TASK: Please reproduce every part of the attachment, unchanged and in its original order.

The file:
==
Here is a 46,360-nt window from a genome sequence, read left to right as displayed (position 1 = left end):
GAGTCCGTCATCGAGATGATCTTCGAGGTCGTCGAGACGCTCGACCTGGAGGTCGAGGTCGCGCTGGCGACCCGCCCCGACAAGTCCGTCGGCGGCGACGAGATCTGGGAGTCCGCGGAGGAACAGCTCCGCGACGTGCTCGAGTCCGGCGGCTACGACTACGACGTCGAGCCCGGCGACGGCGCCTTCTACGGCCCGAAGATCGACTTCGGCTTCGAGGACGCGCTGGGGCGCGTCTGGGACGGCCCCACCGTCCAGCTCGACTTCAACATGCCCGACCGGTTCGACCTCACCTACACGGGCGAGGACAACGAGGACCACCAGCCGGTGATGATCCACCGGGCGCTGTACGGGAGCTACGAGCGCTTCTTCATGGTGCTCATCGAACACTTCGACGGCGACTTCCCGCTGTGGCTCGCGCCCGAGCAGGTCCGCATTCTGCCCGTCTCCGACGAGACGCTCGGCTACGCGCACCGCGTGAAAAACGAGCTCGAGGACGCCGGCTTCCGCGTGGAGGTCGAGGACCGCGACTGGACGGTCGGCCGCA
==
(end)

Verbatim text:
Here is a 46,360-nt window from a genome sequence, read left to right as displayed (position 1 = left end):
GAGTCCGTCATCGAGATGATCTTCGAGGTCGTCGAGACGCTCGACCTGGAGGTCGAGGTCGCGCTGGCGACCCGCCCCGACAAGTCCGTCGGCGGCGACGAGATCTGGGAGTCCGCGGAGGAACAGCTCCGCGACGTGCTCGAGTCCGGCGGCTACGACTACGACGTCGAGCCCGGCGACGGCGCCTTCTACGGCCCGAAGATCGACTTCGGCTTCGAGGACGCGCTGGGGCGCGTCTGGGACGGCCCCACCGTCCAGCTCGACTTCAACATGCCCGACCGGTTCGACCTCACCTACACGGGCGAGGACAACGAGGACCACCAGCCGGTGATGATCCACCGGGCGCTGTACGGGAGCTACGAGCGCTTCTTCATGGTGCTCATCGAACACTTCGACGGCGACTTCCCGCTGTGGCTCGCGCCCGAGCAGGTCCGCATTCTGCCCGTCTCCGACGAGACGCTCGGCTACGCGCACCGCGTGAAAAACGAGCTCGAGGACGCCGGCTTCCGCGTGGAGGTCGAGGACCGCGACTGGACGGTCGGCCGCA